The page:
Cytokines in human melanoma cells: synthesis, autocrine stimulation and regulatory functions—an overview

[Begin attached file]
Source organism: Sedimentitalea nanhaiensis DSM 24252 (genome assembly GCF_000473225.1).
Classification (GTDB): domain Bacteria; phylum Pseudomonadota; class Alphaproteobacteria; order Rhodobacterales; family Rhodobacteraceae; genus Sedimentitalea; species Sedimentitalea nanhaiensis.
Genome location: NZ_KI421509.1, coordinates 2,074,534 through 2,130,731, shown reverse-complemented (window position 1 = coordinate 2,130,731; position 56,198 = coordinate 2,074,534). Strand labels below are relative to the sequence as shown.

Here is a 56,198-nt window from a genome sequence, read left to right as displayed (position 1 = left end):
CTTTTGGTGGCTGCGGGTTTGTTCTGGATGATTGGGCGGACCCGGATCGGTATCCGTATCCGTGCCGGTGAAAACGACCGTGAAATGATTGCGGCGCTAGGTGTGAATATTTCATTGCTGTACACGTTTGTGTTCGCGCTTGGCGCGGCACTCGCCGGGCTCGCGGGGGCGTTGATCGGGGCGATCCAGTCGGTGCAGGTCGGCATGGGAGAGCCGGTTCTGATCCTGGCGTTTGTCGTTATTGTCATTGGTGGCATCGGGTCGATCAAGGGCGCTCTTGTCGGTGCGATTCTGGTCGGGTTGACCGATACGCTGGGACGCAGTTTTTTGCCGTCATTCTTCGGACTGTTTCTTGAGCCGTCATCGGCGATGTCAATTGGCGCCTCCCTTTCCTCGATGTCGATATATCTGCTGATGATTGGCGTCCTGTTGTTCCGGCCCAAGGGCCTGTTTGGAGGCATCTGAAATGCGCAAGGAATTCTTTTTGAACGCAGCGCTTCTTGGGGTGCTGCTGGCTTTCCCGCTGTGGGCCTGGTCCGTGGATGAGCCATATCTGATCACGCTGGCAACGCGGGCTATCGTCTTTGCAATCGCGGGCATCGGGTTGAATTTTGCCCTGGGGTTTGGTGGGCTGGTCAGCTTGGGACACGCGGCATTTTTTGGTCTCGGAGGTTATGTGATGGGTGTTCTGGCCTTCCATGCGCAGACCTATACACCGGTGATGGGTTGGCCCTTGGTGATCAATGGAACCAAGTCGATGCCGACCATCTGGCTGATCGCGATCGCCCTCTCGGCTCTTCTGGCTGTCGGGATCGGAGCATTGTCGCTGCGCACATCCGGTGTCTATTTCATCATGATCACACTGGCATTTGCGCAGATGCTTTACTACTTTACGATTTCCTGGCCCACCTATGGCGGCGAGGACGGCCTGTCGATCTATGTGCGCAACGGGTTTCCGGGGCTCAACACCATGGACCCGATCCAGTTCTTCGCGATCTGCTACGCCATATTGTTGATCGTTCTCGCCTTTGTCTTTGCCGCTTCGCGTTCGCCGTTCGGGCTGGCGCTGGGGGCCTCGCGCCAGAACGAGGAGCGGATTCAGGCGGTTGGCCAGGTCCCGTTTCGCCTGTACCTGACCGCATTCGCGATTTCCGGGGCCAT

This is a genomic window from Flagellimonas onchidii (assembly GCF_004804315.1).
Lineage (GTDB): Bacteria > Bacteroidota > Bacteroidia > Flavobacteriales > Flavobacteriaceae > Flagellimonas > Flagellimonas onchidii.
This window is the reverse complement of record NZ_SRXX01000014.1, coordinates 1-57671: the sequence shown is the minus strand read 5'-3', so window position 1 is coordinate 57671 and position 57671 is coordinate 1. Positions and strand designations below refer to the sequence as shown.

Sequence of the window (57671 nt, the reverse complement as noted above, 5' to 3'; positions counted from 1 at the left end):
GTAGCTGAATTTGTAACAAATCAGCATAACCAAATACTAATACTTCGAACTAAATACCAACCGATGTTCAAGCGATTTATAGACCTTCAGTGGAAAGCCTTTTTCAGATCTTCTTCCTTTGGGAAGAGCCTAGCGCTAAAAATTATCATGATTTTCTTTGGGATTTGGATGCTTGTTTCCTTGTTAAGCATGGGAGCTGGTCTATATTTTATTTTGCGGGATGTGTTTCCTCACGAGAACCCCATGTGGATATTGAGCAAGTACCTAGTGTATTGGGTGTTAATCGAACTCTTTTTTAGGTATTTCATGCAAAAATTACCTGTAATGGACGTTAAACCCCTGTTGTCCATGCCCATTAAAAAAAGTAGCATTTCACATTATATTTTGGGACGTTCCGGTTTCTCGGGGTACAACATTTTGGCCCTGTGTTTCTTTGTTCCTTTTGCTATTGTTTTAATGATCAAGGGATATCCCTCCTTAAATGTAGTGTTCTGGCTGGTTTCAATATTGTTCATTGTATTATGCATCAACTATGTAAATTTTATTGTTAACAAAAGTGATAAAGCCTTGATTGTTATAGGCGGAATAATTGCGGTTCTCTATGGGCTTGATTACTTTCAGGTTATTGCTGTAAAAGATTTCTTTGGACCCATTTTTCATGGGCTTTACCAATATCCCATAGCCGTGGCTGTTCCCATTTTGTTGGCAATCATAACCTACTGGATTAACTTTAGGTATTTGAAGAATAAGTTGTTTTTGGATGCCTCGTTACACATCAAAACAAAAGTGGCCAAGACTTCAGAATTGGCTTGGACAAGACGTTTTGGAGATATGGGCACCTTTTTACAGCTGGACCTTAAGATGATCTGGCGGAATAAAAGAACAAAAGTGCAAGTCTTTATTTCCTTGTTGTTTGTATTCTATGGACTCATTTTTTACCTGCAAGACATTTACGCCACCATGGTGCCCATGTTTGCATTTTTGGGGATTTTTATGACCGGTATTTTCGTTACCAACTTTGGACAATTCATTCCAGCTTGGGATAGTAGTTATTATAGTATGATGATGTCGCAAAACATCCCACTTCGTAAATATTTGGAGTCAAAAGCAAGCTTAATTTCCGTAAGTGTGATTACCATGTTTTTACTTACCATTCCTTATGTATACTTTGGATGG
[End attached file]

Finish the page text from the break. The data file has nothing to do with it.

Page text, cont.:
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Various cytokines are involved in growth regulation of human melanoma cells. Malignant melanoma cells express multiple growth factors, including basic fibroblast growth factor (bFGF), transforming growth factor (TGF)-α, platelet-derived growth factor (PDGF)-α, and melanoma growth stimulatory activity (MGSA), substances which are not expressed in normal human melanocytes. The simultaneous synthesis of growth factors and expression of their receptors by melanoma cells, leading to permanent stimulation of cell proliferation, has been clearly shown for bFGF and MGSA. This phenomenon has been designated autocrine growth stimulation. Increased or altered expression of growth factor receptors has been described for nerve growth factor (NGF) receptor, for PDGF-β receptor and for a truncated form of epidermal growth factor (EGF) receptor encoded by the c-ero-B2 oncogene. Lymphoklnes are mainly Involved in growth control of melanoma cells. Interferons (IFN)-α,-α and-ν, Interleukins (IL)-1 and −6 as well as tumour necrosis factor (TNF)-α, Inhibited melanoma cell proliferation, with the strongest effects displayed by IFN. TGF-β which was found to inhibit proliferation of normal human melanocytes exhibited marginal effects on melanoma cells, or even stimulated their growth. In conclusion, a complex network of cytokines Is Involved In the regulation of melanoma cell growth. Further insight into these mechanisms may contribute to the finding of new strategies in melanoma therapy.

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